It's an interesting question... Personally, I don't think it would impact/change us that much, because we in many ways have put ourselves "outside" the grasp of evolution.
From nature, we're not that well endowed -- neither with warm fur, protective scales, long claws or long teeth. We're not especially fast and we're not very good at hunting "by hand".
What separates us from other animals are: Our opposable thumbs, which make it possible to manipulate objects. Together with a big and creative brain, this allows us to make tools. Language -- including the use of oral and/or written -- allows us to share our discoveries to others and across generations.
So a group of humans stranded on some deserted island, would do as every other humans in a fix -- use our big brains to plan and invent tools, make tools with our hands, and then share it among our population. So it would be our tools -- weapons, shelter, communication, fire, cloths -- that would get us out of the fix, and would allow us to start using new sources of food and such when needed... not evolutionary changes to our body through the generations. Therefore, I think our bodies would remain virtually unchanged -- for thinking and hand-manipulation, it's already as good as it gets!
What separates us -- humans today -- from the humans many thousands of years ago, is not our body or brain; but our knowledge -- and the effectiveness of which we can communicate this knowledge between ourself and to the next generation. We literaly stand on the shoulders of all the great (and less great) thinkers that came before us, and can use their discoveries and mistakes as a base for our own thought. That is what has given us todays technology, and it's that combination -- generations of discovery coupled with technology -- which truly separate us from humans from 10 000 or 20 0000 years ago... not evolutionary changes.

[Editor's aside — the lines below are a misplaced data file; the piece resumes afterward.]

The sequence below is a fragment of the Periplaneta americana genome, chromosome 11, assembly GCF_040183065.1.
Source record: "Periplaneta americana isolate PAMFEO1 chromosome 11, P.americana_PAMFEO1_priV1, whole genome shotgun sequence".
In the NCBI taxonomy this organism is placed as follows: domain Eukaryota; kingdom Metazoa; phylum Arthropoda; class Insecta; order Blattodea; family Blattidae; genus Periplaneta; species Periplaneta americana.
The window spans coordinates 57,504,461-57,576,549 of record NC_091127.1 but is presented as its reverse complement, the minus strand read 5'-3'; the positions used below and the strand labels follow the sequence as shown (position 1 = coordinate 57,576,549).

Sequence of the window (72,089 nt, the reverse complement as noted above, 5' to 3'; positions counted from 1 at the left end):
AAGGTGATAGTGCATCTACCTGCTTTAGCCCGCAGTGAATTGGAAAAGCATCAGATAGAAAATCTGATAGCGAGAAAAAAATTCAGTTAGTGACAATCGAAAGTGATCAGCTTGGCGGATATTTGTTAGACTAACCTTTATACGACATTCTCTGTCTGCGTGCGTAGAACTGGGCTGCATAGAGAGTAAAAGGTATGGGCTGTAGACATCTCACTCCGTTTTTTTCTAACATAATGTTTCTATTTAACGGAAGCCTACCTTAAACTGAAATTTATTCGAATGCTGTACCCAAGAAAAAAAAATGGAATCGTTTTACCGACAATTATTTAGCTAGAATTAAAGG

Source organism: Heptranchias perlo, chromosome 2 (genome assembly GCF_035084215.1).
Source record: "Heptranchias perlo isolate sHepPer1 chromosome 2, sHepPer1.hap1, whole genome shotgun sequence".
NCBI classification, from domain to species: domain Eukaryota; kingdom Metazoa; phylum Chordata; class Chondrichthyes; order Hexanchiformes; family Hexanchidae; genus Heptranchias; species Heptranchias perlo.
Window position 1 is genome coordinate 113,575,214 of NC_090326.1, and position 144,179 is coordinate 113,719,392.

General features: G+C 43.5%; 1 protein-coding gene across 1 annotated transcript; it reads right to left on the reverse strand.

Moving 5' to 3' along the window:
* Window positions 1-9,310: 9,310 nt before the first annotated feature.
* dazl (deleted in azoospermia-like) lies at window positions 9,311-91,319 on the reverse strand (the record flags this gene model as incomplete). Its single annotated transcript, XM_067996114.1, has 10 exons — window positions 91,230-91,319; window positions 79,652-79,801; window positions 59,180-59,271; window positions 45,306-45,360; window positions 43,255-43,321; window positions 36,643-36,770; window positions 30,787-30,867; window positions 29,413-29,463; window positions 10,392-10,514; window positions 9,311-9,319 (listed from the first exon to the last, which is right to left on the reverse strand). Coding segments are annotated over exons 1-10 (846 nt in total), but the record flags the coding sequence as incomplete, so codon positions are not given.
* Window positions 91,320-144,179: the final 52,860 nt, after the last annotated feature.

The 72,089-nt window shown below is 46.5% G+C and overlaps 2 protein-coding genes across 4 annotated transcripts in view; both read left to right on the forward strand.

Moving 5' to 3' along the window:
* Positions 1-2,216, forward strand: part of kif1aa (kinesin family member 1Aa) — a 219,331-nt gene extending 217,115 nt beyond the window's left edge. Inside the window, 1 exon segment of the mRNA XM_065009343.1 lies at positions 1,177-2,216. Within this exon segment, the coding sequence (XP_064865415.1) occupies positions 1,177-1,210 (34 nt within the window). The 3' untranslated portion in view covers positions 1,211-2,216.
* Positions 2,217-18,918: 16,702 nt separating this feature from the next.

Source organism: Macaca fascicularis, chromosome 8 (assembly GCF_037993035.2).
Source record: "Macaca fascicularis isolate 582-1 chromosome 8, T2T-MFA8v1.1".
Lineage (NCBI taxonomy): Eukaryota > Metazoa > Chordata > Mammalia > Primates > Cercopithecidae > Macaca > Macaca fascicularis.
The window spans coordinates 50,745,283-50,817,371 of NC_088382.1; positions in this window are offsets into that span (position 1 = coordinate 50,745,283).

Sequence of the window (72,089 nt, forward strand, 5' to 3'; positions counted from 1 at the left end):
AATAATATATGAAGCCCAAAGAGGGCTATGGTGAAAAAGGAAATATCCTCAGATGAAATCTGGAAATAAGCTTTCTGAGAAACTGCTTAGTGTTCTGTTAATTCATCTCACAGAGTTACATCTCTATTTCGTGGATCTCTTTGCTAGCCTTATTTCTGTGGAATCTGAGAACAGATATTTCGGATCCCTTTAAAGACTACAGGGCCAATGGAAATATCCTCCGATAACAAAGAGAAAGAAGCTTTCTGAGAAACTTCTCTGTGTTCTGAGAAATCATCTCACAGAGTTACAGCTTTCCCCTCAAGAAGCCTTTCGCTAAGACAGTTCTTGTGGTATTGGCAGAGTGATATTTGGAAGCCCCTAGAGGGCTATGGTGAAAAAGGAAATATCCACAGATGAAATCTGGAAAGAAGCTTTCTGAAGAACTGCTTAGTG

That said, when humans -- or a group of humans -- comes under pressure from things like famine or illness; sure we'll see evolution playing its hand, separating out those most suited to live: The Black Plauge and Smallpocks... HIV/AIDS in Africa (there are some with natural resistance, they stand a better chance to pass along their genes where there is little health-care)... Scikle-cell animia and malaria... The way illnesses that are deadly when first encountered, becomes "childhood illness" which we just live beside...
But all in all, humans usually overcome our problems with knowledge, planning and tools; and thus put evolution into the back seat. Trapped on an island, humans would conquer various habitats and food-sources by inventing tools -- and then pass this knowledge to future generations. No need for evolution to adapt our body then -- and of course no opportunity.
A stranded population would undoubtedly develop its own culture and language -- and probably their own religion and laws. But this wouldn't be passed by genes. We may of course get some class-separation -- where the lower class toils for an upper class -- and where of course some classes would have a better chance of surviving than others, but that is "survival of the richest" -- not necessarily the fittest as evolution defines it.